There are many people for whom Covid-19 has suddenly upended their working life and workstyle. Especially for those used to a daily commute to the office, working remotely is a dramatic change. It also seems to be driving a mental shift back to local communities and suburbs.
To tell the truth, since I’ve been living something akin to a "remote work lifestyle" from the countryside or suburbs for a good while now, I’ve experienced little significant change at a personal level. However, I’ve noticed a big change in what I hear discussed in my neighborhood.
Previously, if you had talked about growing peanuts or green soybeans in your garden or allotment in the suburbs of Chiba, you’d have been met with various subtle responses along the lines of "...Oh, so you’re retired already?" Nowadays, you’re likely to hear a far larger proportion of distinctly positive reactions: "I envy you!" "How lovely!" "I’d like to try my hand at that!"
If you’re able to work remotely, then you can live, and work from, almost anywhere, while gaining back all the time previously spent on your commute as free time for yourself. A little early morning weeding and a breakfast of rice balls at the allotment can precede your day’s work, and then, when you reach a good point to wrap up your tasks for the day, you can harvest a few soybeans in the evening and enjoy them with a beer that night... Since Covid-19, choosing such a lifestyle seems a more definite possibility now.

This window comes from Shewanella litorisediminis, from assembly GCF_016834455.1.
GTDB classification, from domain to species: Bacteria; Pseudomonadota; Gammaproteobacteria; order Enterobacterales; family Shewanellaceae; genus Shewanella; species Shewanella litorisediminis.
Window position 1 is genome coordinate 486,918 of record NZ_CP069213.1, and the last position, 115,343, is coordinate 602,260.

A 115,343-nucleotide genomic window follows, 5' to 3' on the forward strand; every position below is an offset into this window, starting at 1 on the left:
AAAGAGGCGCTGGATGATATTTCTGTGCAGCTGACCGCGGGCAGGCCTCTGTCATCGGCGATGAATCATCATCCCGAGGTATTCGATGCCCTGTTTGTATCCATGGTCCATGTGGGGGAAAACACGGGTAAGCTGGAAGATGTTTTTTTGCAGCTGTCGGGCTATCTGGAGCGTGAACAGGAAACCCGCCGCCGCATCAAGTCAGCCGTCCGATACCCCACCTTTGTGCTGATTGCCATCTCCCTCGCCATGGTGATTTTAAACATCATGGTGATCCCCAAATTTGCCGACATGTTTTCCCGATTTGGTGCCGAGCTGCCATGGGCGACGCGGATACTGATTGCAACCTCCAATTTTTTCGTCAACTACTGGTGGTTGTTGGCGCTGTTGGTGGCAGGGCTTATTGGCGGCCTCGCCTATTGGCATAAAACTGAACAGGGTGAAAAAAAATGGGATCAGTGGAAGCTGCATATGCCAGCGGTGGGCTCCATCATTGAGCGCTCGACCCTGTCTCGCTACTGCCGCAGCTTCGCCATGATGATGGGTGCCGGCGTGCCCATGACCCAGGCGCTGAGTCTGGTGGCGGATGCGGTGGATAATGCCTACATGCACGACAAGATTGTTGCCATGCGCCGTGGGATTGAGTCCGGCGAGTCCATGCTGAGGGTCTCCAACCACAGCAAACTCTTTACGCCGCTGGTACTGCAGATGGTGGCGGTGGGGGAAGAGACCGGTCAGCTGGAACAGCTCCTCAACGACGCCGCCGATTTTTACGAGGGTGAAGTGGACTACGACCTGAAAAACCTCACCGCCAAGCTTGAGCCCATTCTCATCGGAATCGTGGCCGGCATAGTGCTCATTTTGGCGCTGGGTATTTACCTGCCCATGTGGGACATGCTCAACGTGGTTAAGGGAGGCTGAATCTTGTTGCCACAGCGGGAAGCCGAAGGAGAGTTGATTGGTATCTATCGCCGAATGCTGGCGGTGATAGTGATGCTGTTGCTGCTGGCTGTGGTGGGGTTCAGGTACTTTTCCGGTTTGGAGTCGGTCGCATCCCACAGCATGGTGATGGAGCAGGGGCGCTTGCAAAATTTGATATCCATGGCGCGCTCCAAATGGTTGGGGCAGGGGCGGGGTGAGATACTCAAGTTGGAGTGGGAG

For someone like me who wants to live among nature in the countryside, this lifestyle can be my "Sustainable lifestyle", while for those who want to enjoy life surrounded by the arts, culture, and fine dining, living in the heart of the city would be their ideal lifestyle.
In short, to each their own. Each of us should pursue a lifestyle that is sustainable for us, and perhaps a blessing of Covid-19 is that it has presented us with an opportunity to think about such things more actively.